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What happens if a child is born out of wedlock?

While people in Nevada may have certain expectations about custody during divorce, you may wonder if any of these apply to your and the child’s other parent if you have never married. If your child was born out of wedlock, here is what the Nevada State Legislature has to say about these children.

According to the courts, the relationship of parent and child is equal whether or not you and the other parent have ever been married to each other. If both of you agree to joint custody, that arrangement will stand. If either of you feel that this is not in the best interest of the child, a judge will decide which parent should be awarded custody. Physical and legal custody can be given to different parents, depending on which of you the judge feels is best suited to raise the child.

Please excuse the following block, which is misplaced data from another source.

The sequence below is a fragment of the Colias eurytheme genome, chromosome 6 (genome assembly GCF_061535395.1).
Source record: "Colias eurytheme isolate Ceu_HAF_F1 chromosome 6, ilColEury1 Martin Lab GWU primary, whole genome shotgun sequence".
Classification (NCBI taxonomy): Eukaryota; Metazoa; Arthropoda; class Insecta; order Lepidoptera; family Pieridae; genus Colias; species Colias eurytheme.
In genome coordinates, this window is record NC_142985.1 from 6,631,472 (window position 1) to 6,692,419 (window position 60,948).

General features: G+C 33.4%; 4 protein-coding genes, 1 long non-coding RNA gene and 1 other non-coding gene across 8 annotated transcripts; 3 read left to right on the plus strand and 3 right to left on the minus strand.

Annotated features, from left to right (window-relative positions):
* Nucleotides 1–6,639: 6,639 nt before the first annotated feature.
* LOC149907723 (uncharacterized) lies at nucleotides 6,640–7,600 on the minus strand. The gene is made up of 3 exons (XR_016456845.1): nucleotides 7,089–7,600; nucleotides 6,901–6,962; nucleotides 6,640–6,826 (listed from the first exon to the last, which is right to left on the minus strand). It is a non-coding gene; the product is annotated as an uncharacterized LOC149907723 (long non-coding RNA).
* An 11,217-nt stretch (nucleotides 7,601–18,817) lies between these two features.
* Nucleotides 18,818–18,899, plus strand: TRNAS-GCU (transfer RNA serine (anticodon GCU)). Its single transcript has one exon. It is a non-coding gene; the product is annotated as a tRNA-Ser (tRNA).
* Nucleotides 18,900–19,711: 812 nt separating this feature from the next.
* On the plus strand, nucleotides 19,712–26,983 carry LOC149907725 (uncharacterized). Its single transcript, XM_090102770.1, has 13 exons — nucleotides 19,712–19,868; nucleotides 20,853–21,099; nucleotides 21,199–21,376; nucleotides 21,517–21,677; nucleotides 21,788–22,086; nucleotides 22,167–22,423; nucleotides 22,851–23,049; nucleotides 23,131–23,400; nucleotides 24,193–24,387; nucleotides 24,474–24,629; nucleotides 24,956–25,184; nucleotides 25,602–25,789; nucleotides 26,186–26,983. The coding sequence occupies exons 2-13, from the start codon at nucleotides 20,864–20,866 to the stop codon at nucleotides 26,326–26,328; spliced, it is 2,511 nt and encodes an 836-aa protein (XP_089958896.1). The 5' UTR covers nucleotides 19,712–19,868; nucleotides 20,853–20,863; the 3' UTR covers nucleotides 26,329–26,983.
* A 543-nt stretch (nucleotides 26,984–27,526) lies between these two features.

If you are the father of the child, you may be awarded full custody if the child’s mother has abandoned him or her and the you have provided the sole care and custody since then. As the mother of a child born out of wedlock, you may be awarded full custody if the father has not acknowledged paternity, is not subject to any presumption of paternity or has abandoned the child.

With this in mind, it is important for you to understand what the court considers to be abandonment. The parent needs to have declined any meaningful relationship or substantial economic and personal support for at least six months. This information is intended to educate and should not be taken as legal advice.

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The information on this website is for general information purposes only. Nothing on this site should be taken as legal advice for any individual case or situation. This information is not intended to create, and receipt or viewing does not constitute, an attorney-client relationship.

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